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© katorisi/WikiCommons
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Mamemaki: Japan's Bean-Throwing Tradition

Picture of Alicia Joy
Tokyo Writer
Updated: 12 January 2017
Each year, shrines and temples throughout Japan prepare for spring with mamemaki as part of the Setsubun celebrations. This bean-throwing custom involving demons and lucky beans has been around for well over a thousand years. Discover the history behind this annual Japanese ritual.

 

While Japan no longer adheres to the lunar calendar, many of the celebrations associated with it were adopted from China during the Heian period and have stuck around ever since. Mamemaki is one such custom, believed to have its roots in Chinese folk religion. It took its modern form sometime during the Muromachi period.

Mamemaki is performed on the day before the first day of spring according to the lunar calendar – also known as Setsubun, or Risshun – every year. The period of time surrounding the Lunar New Year, including Setsubun, was thought to bring the spirit world closer to the physical one. Thus, practices like mamemaki became popular. Tossing the beans is symbolic of driving away any evil spirits who might have wandered too close to the physical realm.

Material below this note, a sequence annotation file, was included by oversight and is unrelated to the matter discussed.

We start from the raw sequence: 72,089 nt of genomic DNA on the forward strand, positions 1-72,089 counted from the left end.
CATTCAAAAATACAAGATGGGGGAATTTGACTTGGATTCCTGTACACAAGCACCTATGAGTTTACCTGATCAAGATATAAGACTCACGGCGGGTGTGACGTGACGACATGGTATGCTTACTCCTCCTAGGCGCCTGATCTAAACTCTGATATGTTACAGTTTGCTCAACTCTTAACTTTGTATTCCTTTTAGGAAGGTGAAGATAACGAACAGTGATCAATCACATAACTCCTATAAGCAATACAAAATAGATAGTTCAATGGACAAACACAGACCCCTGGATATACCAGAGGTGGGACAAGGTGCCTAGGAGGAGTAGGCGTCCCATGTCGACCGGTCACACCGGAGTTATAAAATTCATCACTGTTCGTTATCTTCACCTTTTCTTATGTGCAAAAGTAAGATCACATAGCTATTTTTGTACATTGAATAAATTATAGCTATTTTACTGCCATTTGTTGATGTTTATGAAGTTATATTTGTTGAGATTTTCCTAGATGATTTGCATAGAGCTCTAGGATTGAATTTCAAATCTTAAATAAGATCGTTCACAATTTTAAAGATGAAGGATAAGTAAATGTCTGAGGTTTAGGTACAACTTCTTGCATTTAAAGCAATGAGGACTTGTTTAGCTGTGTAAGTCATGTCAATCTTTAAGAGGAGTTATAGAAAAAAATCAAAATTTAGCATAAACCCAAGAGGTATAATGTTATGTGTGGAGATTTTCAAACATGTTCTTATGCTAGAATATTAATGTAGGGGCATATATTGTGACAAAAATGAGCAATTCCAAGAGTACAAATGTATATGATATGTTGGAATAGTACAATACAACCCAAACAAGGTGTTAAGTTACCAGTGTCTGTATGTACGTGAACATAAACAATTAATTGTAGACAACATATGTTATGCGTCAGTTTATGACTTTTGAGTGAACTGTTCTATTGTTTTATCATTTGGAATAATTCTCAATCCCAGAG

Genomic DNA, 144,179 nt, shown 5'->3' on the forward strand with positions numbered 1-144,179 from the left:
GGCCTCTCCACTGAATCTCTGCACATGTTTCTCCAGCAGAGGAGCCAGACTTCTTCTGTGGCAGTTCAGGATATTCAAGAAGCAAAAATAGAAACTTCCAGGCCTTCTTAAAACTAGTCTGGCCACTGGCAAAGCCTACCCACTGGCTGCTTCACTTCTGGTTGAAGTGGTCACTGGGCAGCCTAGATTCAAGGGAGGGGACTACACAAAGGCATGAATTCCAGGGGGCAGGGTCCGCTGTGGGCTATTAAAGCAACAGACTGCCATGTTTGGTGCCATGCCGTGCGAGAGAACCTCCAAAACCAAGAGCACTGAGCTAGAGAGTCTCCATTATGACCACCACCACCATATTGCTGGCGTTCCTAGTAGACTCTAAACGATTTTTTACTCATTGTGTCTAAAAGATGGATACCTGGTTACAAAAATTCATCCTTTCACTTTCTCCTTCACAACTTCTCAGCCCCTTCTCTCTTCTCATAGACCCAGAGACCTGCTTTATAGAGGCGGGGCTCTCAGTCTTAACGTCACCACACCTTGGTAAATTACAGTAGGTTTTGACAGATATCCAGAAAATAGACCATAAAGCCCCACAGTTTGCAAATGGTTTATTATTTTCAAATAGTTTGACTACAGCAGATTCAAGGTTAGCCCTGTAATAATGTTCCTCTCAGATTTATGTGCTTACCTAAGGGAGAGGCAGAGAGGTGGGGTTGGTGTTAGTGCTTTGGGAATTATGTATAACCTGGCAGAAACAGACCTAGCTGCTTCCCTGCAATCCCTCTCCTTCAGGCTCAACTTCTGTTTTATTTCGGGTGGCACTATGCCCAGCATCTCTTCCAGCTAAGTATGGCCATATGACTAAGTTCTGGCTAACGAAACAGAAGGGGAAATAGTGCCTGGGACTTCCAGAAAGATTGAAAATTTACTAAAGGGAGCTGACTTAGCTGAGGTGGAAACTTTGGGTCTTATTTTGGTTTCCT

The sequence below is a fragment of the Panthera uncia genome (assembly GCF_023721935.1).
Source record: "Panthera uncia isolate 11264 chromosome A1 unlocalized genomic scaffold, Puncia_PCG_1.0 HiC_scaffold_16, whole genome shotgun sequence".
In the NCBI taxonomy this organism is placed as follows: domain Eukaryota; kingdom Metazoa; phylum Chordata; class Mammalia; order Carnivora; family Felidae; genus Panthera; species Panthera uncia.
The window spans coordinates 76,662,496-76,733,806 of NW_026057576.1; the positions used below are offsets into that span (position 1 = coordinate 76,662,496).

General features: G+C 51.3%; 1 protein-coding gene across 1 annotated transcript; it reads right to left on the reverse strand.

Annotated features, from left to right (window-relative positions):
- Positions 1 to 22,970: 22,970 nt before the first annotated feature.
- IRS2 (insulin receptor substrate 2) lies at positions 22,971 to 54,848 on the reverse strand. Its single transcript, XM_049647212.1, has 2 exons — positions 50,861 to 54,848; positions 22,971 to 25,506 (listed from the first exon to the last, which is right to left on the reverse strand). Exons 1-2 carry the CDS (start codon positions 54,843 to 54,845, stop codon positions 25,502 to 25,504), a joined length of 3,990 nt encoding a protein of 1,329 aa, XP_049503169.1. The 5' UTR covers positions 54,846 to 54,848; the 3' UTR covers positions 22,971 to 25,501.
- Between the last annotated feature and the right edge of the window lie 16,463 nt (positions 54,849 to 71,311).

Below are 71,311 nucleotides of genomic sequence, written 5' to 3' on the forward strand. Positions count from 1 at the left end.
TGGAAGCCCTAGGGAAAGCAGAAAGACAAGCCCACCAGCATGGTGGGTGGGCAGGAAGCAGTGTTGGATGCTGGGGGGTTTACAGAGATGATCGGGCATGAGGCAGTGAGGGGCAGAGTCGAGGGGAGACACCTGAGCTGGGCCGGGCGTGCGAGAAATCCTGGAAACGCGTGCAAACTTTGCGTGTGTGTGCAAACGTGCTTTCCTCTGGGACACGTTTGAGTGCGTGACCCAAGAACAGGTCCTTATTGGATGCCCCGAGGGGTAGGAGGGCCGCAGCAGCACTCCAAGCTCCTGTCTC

Bean toss | © iamshinya7777/WikiCommons / Mamemaki goods for sale | © kyu3/Photozou / Beans | © T.Hagihara/Flickr

Bean toss © iamshinya7777 / WikiCommons | Mamemaki goods for sale © kyu3 / Photozou | Beans © T.Hagihara / Flickr

Virtually every shrine and temple integrates some form of mamemaki into their Setsubun celebrations. The basic concept is to prepare the lucky beans (fuku mame) – roasted soybeans – and toss them, usually at someone wearing an oni (demon) mask. Sometimes the beans are just scattered into the crowd, and other times the ritual is more traditional, with volunteers in demon costumes getting pelted with fuku mame. The chant during the ceremony goes, “Oni wa soto! Fuku wa uchi! ” (“Demons get out! Good fortune come in!”).

It’s thought that eating the number of beans equal to one’s age will ensure luck, health and happiness for the following year. Many families, especially outside of the bigger cities, will host their own mamemaki at home, scattering beans around the house to ward off evil instead of – or in addition to – heading to a shrine. In 2017, the Setsubun festivities will fall on February 3.